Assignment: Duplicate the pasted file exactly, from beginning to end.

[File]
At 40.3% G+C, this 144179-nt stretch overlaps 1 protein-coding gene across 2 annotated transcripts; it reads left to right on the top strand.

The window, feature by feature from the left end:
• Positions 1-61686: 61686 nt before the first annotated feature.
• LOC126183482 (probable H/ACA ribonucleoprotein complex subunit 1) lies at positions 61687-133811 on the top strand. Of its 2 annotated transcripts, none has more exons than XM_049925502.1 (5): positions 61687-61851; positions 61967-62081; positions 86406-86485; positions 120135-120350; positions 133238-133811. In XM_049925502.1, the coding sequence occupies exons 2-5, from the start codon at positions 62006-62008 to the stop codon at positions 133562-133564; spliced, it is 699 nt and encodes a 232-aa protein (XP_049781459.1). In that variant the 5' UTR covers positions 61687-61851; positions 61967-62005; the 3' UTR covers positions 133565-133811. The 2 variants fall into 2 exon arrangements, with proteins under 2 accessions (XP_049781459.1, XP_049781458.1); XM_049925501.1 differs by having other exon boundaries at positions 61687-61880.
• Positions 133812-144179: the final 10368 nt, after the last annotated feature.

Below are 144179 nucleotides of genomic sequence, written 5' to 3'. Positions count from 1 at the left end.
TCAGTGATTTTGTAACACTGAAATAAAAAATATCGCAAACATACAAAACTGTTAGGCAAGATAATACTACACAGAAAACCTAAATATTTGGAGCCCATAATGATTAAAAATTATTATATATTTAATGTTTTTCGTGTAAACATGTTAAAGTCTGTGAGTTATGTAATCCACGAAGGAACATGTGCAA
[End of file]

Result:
At 40.3% G+C, this 144179-nt stretch overlaps 1 protein-coding gene across 2 annotated transcripts; it reads left to right on the top strand.

The window, feature by feature from the left end:
• Positions 1-61686: 61686 nt before the first annotated feature.
• LOC126183482 (probable H/ACA ribonucleoprotein complex subunit 1) lies at positions 61687-133811 on the top strand. Of its 2 annotated transcripts, none has more exons than XM_049925502.1 (5): positions 61687-61851; positions 61967-62081; positions 86406-86485; positions 120135-120350; positions 133238-133811. In XM_049925502.1, the coding sequence occupies exons 2-5, from the start codon at positions 62006-62008 to the stop codon at positions 133562-133564; spliced, it is 699 nt and encodes a 232-aa protein (XP_049781459.1). In that variant the 5' UTR covers positions 61687-61851; positions 61967-62005; the 3' UTR covers positions 133565-133811. The 2 variants fall into 2 exon arrangements, with proteins under 2 accessions (XP_049781459.1, XP_049781458.1); XM_049925501.1 differs by having other exon boundaries at positions 61687-61880.
• Positions 133812-144179: the final 10368 nt, after the last annotated feature.

Below are 144179 nucleotides of genomic sequence, written 5' to 3'. Positions count from 1 at the left end.
TCAGTGATTTTGTAACACTGAAATAAAAAATATCGCAAACATACAAAACTGTTAGGCAAGATAATACTACACAGAAAACCTAAATATTTGGAGCCCATAATGATTAAAAATTATTATATATTTAATGTTTTTCGTGTAAACATGTTAAAGTCTGTGAGTTATGTAATCCACGAAGGAACATGTGCAA